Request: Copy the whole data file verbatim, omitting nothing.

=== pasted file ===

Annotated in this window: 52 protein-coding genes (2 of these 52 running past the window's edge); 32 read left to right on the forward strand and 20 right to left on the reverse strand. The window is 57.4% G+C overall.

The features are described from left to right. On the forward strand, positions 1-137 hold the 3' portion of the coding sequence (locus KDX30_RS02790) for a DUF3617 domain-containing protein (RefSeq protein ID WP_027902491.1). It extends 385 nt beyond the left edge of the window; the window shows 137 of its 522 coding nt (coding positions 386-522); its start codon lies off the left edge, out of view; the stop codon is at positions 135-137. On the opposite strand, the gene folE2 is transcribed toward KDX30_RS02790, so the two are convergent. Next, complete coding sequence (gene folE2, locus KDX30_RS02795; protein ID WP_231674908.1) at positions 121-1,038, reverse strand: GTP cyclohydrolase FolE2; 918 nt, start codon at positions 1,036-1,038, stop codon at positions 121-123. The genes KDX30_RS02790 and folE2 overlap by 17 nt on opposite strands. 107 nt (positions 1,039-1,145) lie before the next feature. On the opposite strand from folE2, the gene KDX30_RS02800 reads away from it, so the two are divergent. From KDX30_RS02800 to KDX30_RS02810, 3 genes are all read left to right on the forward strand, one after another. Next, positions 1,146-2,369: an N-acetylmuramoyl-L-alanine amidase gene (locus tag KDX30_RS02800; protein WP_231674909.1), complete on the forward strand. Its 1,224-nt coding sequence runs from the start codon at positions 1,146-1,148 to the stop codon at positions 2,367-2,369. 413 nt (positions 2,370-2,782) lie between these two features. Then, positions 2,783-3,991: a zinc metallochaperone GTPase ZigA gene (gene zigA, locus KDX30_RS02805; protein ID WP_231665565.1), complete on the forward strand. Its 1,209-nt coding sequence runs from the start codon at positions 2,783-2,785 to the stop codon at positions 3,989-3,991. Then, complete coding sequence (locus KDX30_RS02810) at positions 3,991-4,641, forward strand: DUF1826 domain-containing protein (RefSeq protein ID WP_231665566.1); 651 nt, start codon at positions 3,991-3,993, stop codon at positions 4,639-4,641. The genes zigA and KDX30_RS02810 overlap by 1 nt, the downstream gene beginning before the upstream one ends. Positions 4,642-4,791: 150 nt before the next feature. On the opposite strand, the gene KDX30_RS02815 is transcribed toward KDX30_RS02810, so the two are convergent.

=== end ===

Annotated in this window: 52 protein-coding genes (2 of these 52 running past the window's edge); 32 read left to right on the forward strand and 20 right to left on the reverse strand. The window is 57.4% G+C overall.

The features are described from left to right. On the forward strand, positions 1-137 hold the 3' portion of the coding sequence (locus KDX30_RS02790) for a DUF3617 domain-containing protein (RefSeq protein ID WP_027902491.1). It extends 385 nt beyond the left edge of the window; the window shows 137 of its 522 coding nt (coding positions 386-522); its start codon lies off the left edge, out of view; the stop codon is at positions 135-137. On the opposite strand, the gene folE2 is transcribed toward KDX30_RS02790, so the two are convergent. Next, complete coding sequence (gene folE2, locus KDX30_RS02795; protein ID WP_231674908.1) at positions 121-1,038, reverse strand: GTP cyclohydrolase FolE2; 918 nt, start codon at positions 1,036-1,038, stop codon at positions 121-123. The genes KDX30_RS02790 and folE2 overlap by 17 nt on opposite strands. 107 nt (positions 1,039-1,145) lie before the next feature. On the opposite strand from folE2, the gene KDX30_RS02800 reads away from it, so the two are divergent. From KDX30_RS02800 to KDX30_RS02810, 3 genes are all read left to right on the forward strand, one after another. Next, positions 1,146-2,369: an N-acetylmuramoyl-L-alanine amidase gene (locus tag KDX30_RS02800; protein WP_231674909.1), complete on the forward strand. Its 1,224-nt coding sequence runs from the start codon at positions 1,146-1,148 to the stop codon at positions 2,367-2,369. 413 nt (positions 2,370-2,782) lie between these two features. Then, positions 2,783-3,991: a zinc metallochaperone GTPase ZigA gene (gene zigA, locus KDX30_RS02805; protein ID WP_231665565.1), complete on the forward strand. Its 1,209-nt coding sequence runs from the start codon at positions 2,783-2,785 to the stop codon at positions 3,989-3,991. Then, complete coding sequence (locus KDX30_RS02810) at positions 3,991-4,641, forward strand: DUF1826 domain-containing protein (RefSeq protein ID WP_231665566.1); 651 nt, start codon at positions 3,991-3,993, stop codon at positions 4,639-4,641. The genes zigA and KDX30_RS02810 overlap by 1 nt, the downstream gene beginning before the upstream one ends. Positions 4,642-4,791: 150 nt before the next feature. On the opposite strand, the gene KDX30_RS02815 is transcribed toward KDX30_RS02810, so the two are convergent.